We were up early and drove towards the lake. Our plan was to take the John Atlantic Burr Ferry (named for pioneer Utah rancher, John Atlantic Burr) from the Bullfrog Marina on the northwest side of LakePowell to Hall’s Crossing on the southwest side. It would be much faster than backtracking to drive around LakePowell. So by , the first crossing from Bullfrog to Hall’s, the four of us, plus the Nova and Pop Up were all on the ship and ready to go.
On the John Atlantic Burr Ferry
It was a bit weird to drive your car onto a ship, but certainly not strange enough to prevent us from going. The crossing itself took about 20 minutes and was very smooth and uneventful. We all sat outside and watched the water and we motored across the water. When we had loaded onto the ship we drove on from one end. Now that we had arrived at Hall’s Crossing, they opened up the other side and we awaited our turn to drive off the other.
From this point we got onto UT-276 and began our drive to the Grand Canyon. The most interesting part of our drive occurred about an hour and a half into our trip. We had taken UT-276 to UT-95, and turned on to UT-261. UT-261 runs into UT 163 at Mexican Hat, UT. Right before you get to Mexican Hat is a geological formation called the Moki Dugway.
Me, Margo, and Jessi. Being ferried right along.
The Moki Dugway is kind of large (about 1100 ft) sandstone plateau. The highway that we were traveling on arrives at the top of Moki and you have to get down to the bottom to continue the drive. To facilitate this, the Utah Department of Transportation has cut a long, narrow, twisty dirt road to the bottom. There are no guard rails and cause acrophobia in any sane person. We proceeded down at a breathtaking 5 miles per hour. This stretch of the highway is unpaved. I later read somewhere that it was left that way intentionally to keep the speeds down and save lives. Well, the lack of a guardrail and that one-wrong-move-and-I’ll-die feeling was enough for me. You got kind of used to it about 10 minutes into it, but you never felt comfortable.
We stopped at Kayenta, AZ for gas and a break.
Margo, Jessi, Jolene, and the Nova
It was about , and we weren’t that far out. I was probably about another two hours. Both girls were behaving wonderfully. Jolene just played with her games, or slept, and Jessi was almost always asleep. After a short break we were back on our way.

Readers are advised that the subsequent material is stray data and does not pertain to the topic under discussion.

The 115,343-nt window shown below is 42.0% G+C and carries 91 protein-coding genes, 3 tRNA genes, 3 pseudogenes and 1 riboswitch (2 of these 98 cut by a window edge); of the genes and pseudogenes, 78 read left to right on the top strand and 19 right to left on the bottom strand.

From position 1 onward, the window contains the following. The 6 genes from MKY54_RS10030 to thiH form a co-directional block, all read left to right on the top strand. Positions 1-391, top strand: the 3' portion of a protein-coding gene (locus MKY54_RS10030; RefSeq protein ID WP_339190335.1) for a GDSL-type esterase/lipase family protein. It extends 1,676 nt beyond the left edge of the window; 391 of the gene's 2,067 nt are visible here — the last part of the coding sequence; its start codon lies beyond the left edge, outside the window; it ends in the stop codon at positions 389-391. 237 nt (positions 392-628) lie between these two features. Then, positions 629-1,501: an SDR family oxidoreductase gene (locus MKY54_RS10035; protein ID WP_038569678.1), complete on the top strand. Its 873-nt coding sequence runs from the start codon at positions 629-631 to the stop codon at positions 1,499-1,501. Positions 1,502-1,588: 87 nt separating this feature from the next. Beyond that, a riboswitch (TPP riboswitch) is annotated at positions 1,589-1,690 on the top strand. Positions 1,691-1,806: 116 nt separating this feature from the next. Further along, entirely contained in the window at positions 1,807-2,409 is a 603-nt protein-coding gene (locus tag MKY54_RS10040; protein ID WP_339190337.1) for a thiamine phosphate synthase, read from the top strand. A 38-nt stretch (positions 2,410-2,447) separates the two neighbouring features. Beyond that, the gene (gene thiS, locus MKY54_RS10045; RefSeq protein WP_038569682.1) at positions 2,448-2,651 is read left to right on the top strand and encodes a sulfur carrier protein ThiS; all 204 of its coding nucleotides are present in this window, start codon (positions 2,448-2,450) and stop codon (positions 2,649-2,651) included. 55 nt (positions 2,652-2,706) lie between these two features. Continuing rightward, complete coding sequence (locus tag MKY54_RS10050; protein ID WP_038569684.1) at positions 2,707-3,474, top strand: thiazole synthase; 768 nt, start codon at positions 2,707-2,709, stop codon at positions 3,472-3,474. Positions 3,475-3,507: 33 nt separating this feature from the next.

We arrived at the North Entrance, and even though we already knew that we still had another 9 miles to go, we were still a bit disappointed that we weren’t seeing the canyon yet. But it wouldn’t be long now. The drive into the park saw more trees and prettier overall countryside. The sandstone features of south central Utah are pretty, but there were also a bit sparse. Mostly we had been looking at scrubs and desert for the last several hours.
Jolene, enjoying the boat ride
But, in another 10 minutes and we got our first good look at the canyon, as the Grand Canyon Highway took you close to the edge, at a parking lot for a trail. We didn’t stop, as we wanted to get set up and make sure there weren’t any problems. And there weren’t, we got our permit and directions to our space and off we went.
By the time we got setup it was not long until sunset. From the map we had gotten we saw that the Transept Trail was on the west side of this area, and sounded like a good place to watch the sunset over the canyon. So that is where we headed, to get our first good look at the canyon. It is hard to put into words the shear size of it. The feeling that you are small only compares when you gaze out into the ocean from a ship. The big difference here is that there so much to see. The ocean is just mile after mile of water. Peaceful and relaxing, Yes. But, you have to lose yourself in the churning of the water.
Looking down to UT-261 from Mokee Dugway
With the Grand Canyon you are both sucked in by the beauty and held at arm’s length by the size. At every degree of the compass is something else to see. You first focus on the big picture and then the details draw you in. You begin to feel guilty at take so much time to just “look”. It has that feel of being “too good, so it must be bad” to it. You almost feel obligated to move on, so someone else can enjoy it too. But that is ludicrous as had little competition.
But we did move along. To get to the trail we had passed a general store, and we wanted to check hours and see what they sold. The exact details of both escape me, but Margo did notice a large area dedicated to moccasins. And as we were in Indian (Hopi) country, she brought up getting a pair. Sure, but not now.
Jolene at Mokee Dugway
We did still want to see the sunset. So we went back and staked out a piece of trail and watched a very pretty sunset. Truthfully, it was good, but the sunset itself was a bit disappointing. But, the changing of the light in the canyon more than made up for it. The colors grow darker and the shadows change the whole character. We left while the light of the downed sun still gave us lamination to see.
The remainder of our evening was spent with dinner and getting the kids ready for bed. This campground featured pay showers. Margo was more than ready for one of those, but the kids got sponge baths, instead. Jolene didn’t really appreciate the therapeutic powers of a shower yet. She was only 3, and Jessi obviously wasn’t going to take one. But, that was pretty much it for the night. I think we picked up some snacks at the store, and some candy for Jolene, and bedded down for the night.
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